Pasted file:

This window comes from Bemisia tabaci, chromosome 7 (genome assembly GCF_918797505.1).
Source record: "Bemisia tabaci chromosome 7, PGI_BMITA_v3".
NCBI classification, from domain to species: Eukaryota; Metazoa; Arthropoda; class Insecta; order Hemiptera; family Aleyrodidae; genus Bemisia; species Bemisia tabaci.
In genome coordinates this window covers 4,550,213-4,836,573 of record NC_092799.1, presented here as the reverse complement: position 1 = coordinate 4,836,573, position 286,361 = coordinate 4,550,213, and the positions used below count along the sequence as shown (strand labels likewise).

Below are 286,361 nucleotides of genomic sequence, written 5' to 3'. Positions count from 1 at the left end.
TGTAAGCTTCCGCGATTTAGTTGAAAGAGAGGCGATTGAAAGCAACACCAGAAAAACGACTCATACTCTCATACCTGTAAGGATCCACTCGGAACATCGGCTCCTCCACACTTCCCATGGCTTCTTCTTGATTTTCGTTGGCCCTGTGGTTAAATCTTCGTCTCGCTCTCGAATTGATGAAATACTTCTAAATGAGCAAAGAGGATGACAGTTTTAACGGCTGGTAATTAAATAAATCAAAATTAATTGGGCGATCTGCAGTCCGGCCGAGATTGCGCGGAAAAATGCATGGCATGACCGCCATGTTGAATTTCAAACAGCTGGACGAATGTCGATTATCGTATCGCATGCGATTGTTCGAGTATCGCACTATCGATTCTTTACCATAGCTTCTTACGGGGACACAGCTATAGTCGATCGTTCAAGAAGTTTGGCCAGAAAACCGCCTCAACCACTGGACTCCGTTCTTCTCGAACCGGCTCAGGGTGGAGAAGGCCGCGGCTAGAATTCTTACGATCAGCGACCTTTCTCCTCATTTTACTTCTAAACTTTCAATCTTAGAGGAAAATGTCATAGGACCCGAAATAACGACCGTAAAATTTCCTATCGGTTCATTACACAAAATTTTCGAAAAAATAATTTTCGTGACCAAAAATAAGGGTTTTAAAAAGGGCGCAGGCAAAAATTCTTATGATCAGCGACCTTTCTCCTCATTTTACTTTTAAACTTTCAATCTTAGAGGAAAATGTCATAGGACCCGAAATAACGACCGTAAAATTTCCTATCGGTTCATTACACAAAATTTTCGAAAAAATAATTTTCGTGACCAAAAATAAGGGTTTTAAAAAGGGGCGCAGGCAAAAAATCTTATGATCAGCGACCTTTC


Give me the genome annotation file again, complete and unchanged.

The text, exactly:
This window comes from Bemisia tabaci, chromosome 7 (genome assembly GCF_918797505.1).
Source record: "Bemisia tabaci chromosome 7, PGI_BMITA_v3".
NCBI classification, from domain to species: Eukaryota; Metazoa; Arthropoda; class Insecta; order Hemiptera; family Aleyrodidae; genus Bemisia; species Bemisia tabaci.
In genome coordinates this window covers 4,550,213-4,836,573 of record NC_092799.1, presented here as the reverse complement: position 1 = coordinate 4,836,573, position 286,361 = coordinate 4,550,213, and the positions used below count along the sequence as shown (strand labels likewise).

Below are 286,361 nucleotides of genomic sequence, written 5' to 3'. Positions count from 1 at the left end.
TGTAAGCTTCCGCGATTTAGTTGAAAGAGAGGCGATTGAAAGCAACACCAGAAAAACGACTCATACTCTCATACCTGTAAGGATCCACTCGGAACATCGGCTCCTCCACACTTCCCATGGCTTCTTCTTGATTTTCGTTGGCCCTGTGGTTAAATCTTCGTCTCGCTCTCGAATTGATGAAATACTTCTAAATGAGCAAAGAGGATGACAGTTTTAACGGCTGGTAATTAAATAAATCAAAATTAATTGGGCGATCTGCAGTCCGGCCGAGATTGCGCGGAAAAATGCATGGCATGACCGCCATGTTGAATTTCAAACAGCTGGACGAATGTCGATTATCGTATCGCATGCGATTGTTCGAGTATCGCACTATCGATTCTTTACCATAGCTTCTTACGGGGACACAGCTATAGTCGATCGTTCAAGAAGTTTGGCCAGAAAACCGCCTCAACCACTGGACTCCGTTCTTCTCGAACCGGCTCAGGGTGGAGAAGGCCGCGGCTAGAATTCTTACGATCAGCGACCTTTCTCCTCATTTTACTTCTAAACTTTCAATCTTAGAGGAAAATGTCATAGGACCCGAAATAACGACCGTAAAATTTCCTATCGGTTCATTACACAAAATTTTCGAAAAAATAATTTTCGTGACCAAAAATAAGGGTTTTAAAAAGGGCGCAGGCAAAAATTCTTATGATCAGCGACCTTTCTCCTCATTTTACTTTTAAACTTTCAATCTTAGAGGAAAATGTCATAGGACCCGAAATAACGACCGTAAAATTTCCTATCGGTTCATTACACAAAATTTTCGAAAAAATAATTTTCGTGACCAAAAATAAGGGTTTTAAAAAGGGGCGCAGGCAAAAAATCTTATGATCAGCGACCTTTC